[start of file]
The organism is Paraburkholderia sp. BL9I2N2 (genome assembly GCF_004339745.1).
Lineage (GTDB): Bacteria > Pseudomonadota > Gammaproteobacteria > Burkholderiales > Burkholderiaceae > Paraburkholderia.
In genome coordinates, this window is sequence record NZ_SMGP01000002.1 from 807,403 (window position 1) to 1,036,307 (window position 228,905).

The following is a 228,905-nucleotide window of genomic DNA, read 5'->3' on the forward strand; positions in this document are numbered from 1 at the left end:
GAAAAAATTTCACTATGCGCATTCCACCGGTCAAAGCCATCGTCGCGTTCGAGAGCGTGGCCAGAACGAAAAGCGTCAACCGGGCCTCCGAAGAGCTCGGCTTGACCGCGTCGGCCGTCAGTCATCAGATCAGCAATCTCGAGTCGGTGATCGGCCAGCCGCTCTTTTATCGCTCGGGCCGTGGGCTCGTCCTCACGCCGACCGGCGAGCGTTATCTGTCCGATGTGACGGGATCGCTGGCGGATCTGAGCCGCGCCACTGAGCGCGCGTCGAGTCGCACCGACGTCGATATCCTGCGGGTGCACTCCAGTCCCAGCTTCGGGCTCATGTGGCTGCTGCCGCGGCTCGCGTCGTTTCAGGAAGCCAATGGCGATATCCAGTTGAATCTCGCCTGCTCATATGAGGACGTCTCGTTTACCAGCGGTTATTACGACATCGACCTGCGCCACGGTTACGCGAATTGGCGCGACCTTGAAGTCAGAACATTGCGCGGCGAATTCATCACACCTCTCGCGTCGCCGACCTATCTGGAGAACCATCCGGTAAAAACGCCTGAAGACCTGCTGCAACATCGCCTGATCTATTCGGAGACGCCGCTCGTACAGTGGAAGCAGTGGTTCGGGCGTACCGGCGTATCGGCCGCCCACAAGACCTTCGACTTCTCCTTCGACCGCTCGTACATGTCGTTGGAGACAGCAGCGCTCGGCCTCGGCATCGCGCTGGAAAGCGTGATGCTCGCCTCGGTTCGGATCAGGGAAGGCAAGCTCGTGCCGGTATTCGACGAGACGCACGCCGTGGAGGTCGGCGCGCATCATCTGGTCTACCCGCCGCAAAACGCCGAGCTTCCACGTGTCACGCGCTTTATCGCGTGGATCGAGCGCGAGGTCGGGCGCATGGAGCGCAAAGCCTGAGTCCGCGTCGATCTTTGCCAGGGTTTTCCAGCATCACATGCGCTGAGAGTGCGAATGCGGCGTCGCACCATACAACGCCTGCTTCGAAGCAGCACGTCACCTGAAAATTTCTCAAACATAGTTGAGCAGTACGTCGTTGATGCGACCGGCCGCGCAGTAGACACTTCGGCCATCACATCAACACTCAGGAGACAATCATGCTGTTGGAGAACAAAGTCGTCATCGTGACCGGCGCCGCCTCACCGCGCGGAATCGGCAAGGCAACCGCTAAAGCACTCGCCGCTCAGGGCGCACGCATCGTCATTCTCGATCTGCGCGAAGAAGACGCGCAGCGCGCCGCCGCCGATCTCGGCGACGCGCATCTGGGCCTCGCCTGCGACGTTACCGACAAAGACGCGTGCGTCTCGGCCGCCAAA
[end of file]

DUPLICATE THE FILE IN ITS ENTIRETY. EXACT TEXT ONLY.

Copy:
The organism is Paraburkholderia sp. BL9I2N2 (genome assembly GCF_004339745.1).
Lineage (GTDB): Bacteria > Pseudomonadota > Gammaproteobacteria > Burkholderiales > Burkholderiaceae > Paraburkholderia.
In genome coordinates, this window is sequence record NZ_SMGP01000002.1 from 807,403 (window position 1) to 1,036,307 (window position 228,905).

The following is a 228,905-nucleotide window of genomic DNA, read 5'->3' on the forward strand; positions in this document are numbered from 1 at the left end:
GAAAAAATTTCACTATGCGCATTCCACCGGTCAAAGCCATCGTCGCGTTCGAGAGCGTGGCCAGAACGAAAAGCGTCAACCGGGCCTCCGAAGAGCTCGGCTTGACCGCGTCGGCCGTCAGTCATCAGATCAGCAATCTCGAGTCGGTGATCGGCCAGCCGCTCTTTTATCGCTCGGGCCGTGGGCTCGTCCTCACGCCGACCGGCGAGCGTTATCTGTCCGATGTGACGGGATCGCTGGCGGATCTGAGCCGCGCCACTGAGCGCGCGTCGAGTCGCACCGACGTCGATATCCTGCGGGTGCACTCCAGTCCCAGCTTCGGGCTCATGTGGCTGCTGCCGCGGCTCGCGTCGTTTCAGGAAGCCAATGGCGATATCCAGTTGAATCTCGCCTGCTCATATGAGGACGTCTCGTTTACCAGCGGTTATTACGACATCGACCTGCGCCACGGTTACGCGAATTGGCGCGACCTTGAAGTCAGAACATTGCGCGGCGAATTCATCACACCTCTCGCGTCGCCGACCTATCTGGAGAACCATCCGGTAAAAACGCCTGAAGACCTGCTGCAACATCGCCTGATCTATTCGGAGACGCCGCTCGTACAGTGGAAGCAGTGGTTCGGGCGTACCGGCGTATCGGCCGCCCACAAGACCTTCGACTTCTCCTTCGACCGCTCGTACATGTCGTTGGAGACAGCAGCGCTCGGCCTCGGCATCGCGCTGGAAAGCGTGATGCTCGCCTCGGTTCGGATCAGGGAAGGCAAGCTCGTGCCGGTATTCGACGAGACGCACGCCGTGGAGGTCGGCGCGCATCATCTGGTCTACCCGCCGCAAAACGCCGAGCTTCCACGTGTCACGCGCTTTATCGCGTGGATCGAGCGCGAGGTCGGGCGCATGGAGCGCAAAGCCTGAGTCCGCGTCGATCTTTGCCAGGGTTTTCCAGCATCACATGCGCTGAGAGTGCGAATGCGGCGTCGCACCATACAACGCCTGCTTCGAAGCAGCACGTCACCTGAAAATTTCTCAAACATAGTTGAGCAGTACGTCGTTGATGCGACCGGCCGCGCAGTAGACACTTCGGCCATCACATCAACACTCAGGAGACAATCATGCTGTTGGAGAACAAAGTCGTCATCGTGACCGGCGCCGCCTCACCGCGCGGAATCGGCAAGGCAACCGCTAAAGCACTCGCCGCTCAGGGCGCACGCATCGTCATTCTCGATCTGCGCGAAGAAGACGCGCAGCGCGCCGCCGCCGATCTCGGCGACGCGCATCTGGGCCTCGCCTGCGACGTTACCGACAAAGACGCGTGCGTCTCGGCCGCCAAA